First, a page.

Located in upper Manhattan, Incarnation is New York’s only pediatric skilled nursing facility for HIV-infected children. Opened in 1988 Incarnation provides foster care for 24 children whose parents or guardians have passed away or are to sick or unable to care for their children.
As stated in their mission statement, ICC strives to “provide a nurturing, home-like setting that provides first-rate care, filled with love and compassion, designed to give each child a longer and better life. To make every effort to improve each child’s health to allow the earliest possible discharge back to a home setting.”
The reality is that many children won’t leave Incarnation and this is very much their home.
This former convent, purchased in the 1980 by Geraldo Rivera and Rossie O’Donnell was given to the Archdiocese of New York who in partnership with Colombia Presbyterian Hospital created ICC. Prior to our involvement a garden had been that unfortunately was all but destroyed during a building renovation thus we were asked to design and build a new garden.
Coinciding with our involvement recent developments in drug therapies has advanced the survivability for children with AIDS and many are living well into their teenage years. Because both the interior and exterior of the facility had been designed for younger children, activities and spaces for the older children were lacking.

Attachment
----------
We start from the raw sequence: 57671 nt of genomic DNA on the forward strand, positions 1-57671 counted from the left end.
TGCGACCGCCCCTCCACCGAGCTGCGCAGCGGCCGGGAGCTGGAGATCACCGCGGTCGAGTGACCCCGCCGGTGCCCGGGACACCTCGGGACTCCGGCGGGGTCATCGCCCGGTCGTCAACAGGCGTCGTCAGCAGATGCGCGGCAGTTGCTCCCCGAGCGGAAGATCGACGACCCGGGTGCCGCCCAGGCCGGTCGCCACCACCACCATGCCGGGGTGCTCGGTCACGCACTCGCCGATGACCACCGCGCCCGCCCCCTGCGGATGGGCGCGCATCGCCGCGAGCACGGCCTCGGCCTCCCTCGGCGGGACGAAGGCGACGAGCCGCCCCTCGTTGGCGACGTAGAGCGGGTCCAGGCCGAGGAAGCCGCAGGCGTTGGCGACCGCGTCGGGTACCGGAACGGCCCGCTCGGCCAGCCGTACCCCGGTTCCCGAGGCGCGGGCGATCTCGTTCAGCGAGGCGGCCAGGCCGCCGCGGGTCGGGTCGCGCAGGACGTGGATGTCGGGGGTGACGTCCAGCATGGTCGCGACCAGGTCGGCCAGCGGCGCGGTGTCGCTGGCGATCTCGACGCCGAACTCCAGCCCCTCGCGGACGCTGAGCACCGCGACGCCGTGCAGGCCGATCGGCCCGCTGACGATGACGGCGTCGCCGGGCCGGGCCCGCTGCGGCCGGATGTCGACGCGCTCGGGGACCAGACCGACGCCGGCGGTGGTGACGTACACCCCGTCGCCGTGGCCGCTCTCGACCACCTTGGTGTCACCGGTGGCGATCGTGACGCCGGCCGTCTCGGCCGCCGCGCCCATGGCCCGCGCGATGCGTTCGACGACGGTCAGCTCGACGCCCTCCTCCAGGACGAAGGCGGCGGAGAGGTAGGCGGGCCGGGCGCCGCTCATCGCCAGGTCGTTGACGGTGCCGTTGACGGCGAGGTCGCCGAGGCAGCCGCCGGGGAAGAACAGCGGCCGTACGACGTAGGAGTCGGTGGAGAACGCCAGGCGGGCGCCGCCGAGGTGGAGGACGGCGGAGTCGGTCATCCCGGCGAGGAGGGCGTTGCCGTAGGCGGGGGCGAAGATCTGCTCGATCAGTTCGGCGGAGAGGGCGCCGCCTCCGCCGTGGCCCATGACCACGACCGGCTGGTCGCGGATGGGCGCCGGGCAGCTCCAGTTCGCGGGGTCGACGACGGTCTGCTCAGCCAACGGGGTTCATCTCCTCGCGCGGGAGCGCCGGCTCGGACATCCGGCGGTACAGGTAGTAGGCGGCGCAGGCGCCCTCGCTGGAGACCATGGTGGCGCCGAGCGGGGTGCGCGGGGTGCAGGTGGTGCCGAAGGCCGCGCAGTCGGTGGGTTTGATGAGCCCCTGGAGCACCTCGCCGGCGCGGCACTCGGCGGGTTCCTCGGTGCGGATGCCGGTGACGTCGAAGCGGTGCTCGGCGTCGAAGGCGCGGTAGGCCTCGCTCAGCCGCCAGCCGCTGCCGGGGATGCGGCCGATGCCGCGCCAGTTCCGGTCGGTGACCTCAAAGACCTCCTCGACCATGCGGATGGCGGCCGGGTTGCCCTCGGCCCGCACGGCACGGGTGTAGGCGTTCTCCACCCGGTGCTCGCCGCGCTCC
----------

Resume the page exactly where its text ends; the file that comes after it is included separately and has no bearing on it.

Given the timeframe for the project, 5 weeks, and because of the distance 3000 miles, a process similar to that used at Cancer Lifeline was not feasible. With precious little time for design, and because many of the children’s age, cognitive ability (2 were autistic), and physical health it was decided the participatory model would need to be modified.
So that we could have a programmatic direction when we arrived, focus groups were held among the staff and administrators prior to our arrival in which a list of needs, desired activities, types of spaces, profiles of expected users and special needs to be considered was developed.
Upon our arrival a focus group with all staff, students and faculty was convened and the results of their work was presented and discussed. Three alternative designs were created, a design review was conducted, the comments synthesized into a preferred alternative developed and a final design accepted. During the development of the preferred alternative the students also met one on one with several residents soliciting their input, explaining our design and informing redesign where appropriate.